Have you had a chance to attend any agency-level meetings?

I meet frequently with the education team, but have not yet attended an all-staff meeting or meeting of higher status. I will be attending the next all-staff meeting in order to learn about how the meetings and agenda-setting work, though my role at the South Slough (given my limited time) has not made it imperative for me to attend such meetings. I believe I will get to attend a National Estuarine Research Reserve (NERR) meeting this summer as well, which will help me understand the larger system as a whole. 

Does your agency have ties to other states, and/or to national-level organizations?  

The South Slough was the first location designated as a National Estuarine Research Reserve (NERR) and is affiliated with the National Estuarine Research Reserve System (NERRS). This system functions under NOAA. As seen on NOAA’s website, “The National Estuarine Research Reserve System is a network of 29 coastal sites designated to protect and study estuarine systems. Established through the Coastal Zone Management Act, the reserves represent a partnership program between NOAA and the coastal states. NOAA provides funding and national guidance, and each site is managed on a daily basis by a lead state agency or university with input from local partners.”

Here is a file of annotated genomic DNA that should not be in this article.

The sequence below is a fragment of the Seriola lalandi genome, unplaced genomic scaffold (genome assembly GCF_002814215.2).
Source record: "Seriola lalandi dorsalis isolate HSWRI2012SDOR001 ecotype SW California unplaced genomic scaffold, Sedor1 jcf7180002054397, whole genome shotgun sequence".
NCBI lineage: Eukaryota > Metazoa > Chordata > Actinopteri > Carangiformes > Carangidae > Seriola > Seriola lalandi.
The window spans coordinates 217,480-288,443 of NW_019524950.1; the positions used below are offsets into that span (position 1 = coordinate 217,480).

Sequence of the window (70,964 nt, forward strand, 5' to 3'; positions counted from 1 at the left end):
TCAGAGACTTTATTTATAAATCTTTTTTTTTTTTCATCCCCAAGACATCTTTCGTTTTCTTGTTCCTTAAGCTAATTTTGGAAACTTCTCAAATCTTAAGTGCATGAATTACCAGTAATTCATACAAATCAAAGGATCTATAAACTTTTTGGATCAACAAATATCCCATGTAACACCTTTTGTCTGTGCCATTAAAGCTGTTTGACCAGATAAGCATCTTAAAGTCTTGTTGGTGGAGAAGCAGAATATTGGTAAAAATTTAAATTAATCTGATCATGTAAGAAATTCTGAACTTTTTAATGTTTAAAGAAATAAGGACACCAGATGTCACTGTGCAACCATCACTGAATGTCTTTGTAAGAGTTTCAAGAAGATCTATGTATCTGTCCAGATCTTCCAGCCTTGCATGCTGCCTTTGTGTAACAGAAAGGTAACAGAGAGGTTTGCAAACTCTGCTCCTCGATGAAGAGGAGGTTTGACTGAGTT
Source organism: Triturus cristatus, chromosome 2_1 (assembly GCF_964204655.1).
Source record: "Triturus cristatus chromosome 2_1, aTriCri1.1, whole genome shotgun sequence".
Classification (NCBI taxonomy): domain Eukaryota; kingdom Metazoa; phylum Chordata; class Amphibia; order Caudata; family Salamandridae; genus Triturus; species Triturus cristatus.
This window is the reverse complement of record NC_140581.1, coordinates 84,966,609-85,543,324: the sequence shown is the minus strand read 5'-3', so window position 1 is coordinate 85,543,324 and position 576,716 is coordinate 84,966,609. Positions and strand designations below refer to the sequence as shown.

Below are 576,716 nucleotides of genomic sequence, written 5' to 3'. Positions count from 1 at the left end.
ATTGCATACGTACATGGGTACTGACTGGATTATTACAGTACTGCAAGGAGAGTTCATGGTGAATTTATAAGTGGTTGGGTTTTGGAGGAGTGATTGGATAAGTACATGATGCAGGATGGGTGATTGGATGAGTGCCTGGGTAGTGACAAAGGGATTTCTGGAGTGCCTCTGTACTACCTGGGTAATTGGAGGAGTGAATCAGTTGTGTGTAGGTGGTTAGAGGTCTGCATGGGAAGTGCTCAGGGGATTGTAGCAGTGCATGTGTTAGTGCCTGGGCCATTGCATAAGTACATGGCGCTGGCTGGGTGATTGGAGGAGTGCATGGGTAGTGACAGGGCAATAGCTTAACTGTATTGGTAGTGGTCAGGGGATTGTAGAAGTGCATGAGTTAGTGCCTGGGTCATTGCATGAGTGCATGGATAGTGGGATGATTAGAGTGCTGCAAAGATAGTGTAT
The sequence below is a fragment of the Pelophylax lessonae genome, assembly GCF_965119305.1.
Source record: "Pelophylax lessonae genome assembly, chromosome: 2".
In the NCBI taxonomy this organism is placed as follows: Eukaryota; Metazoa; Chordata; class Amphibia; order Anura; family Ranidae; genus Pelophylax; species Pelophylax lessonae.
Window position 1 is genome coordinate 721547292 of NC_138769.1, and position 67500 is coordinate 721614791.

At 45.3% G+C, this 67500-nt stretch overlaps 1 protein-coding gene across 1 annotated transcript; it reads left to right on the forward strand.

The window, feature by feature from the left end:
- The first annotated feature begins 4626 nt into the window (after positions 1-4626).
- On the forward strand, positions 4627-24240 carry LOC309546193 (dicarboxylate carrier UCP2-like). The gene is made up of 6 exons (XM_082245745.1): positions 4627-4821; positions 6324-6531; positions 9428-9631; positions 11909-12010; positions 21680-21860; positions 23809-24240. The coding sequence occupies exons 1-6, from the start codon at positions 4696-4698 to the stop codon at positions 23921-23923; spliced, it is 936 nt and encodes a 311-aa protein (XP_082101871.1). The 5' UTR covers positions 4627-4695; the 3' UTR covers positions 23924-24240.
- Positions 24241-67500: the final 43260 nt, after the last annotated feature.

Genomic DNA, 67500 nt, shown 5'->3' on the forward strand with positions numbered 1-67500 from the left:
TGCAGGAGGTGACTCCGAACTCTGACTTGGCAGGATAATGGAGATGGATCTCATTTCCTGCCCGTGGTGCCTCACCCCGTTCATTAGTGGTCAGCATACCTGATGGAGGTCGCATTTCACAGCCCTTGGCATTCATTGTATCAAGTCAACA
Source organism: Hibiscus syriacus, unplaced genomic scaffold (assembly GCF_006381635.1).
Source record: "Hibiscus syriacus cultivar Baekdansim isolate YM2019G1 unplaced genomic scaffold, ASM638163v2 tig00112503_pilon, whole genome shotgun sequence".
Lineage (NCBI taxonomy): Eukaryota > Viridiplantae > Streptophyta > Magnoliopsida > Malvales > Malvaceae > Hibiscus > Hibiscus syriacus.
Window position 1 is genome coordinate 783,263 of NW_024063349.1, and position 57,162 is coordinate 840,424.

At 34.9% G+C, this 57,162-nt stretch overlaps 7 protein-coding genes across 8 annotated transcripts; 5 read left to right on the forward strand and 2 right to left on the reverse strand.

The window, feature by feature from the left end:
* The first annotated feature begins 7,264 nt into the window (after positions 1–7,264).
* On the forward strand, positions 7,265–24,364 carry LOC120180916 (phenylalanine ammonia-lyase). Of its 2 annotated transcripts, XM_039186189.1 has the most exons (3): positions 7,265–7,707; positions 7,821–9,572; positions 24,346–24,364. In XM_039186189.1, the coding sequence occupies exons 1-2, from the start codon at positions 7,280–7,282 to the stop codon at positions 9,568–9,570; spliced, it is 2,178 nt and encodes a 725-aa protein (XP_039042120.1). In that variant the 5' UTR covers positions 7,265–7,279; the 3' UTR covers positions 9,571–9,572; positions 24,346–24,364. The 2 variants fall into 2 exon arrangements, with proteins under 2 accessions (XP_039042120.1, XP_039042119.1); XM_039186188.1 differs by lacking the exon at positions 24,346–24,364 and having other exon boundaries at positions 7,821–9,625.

Logo for South Slough National Estuarine Research Reserve
Our logo at the South Slough!

Work Variation at the South Slough Estuary

Since my last blog post, I have spent much of my time coordinating and preparing for summer science camps at the South Slough. After assisting in the first summer camp two weeks ago, which was virtual, I have worked closely with my mentor, Jaime Belanger, and other members of the education team to create activities for the next camp, which is an in-person camp that starts this upcoming Tuesday, the 14th. Due to regulations intended to prevent the spread of Covid-19, preparations for this camp have been very tedious. It was only yesterday that we finally worked out every last detail regarding how to sanitize all the materials and environments that the children in the upcoming camp will interact with on a continuous basis. Although COVID-19 has limited what our education team can do with the kids at camp, it has also forced us to be adaptable and creative in this time, which in my opinion, is going to be helpful in the long run.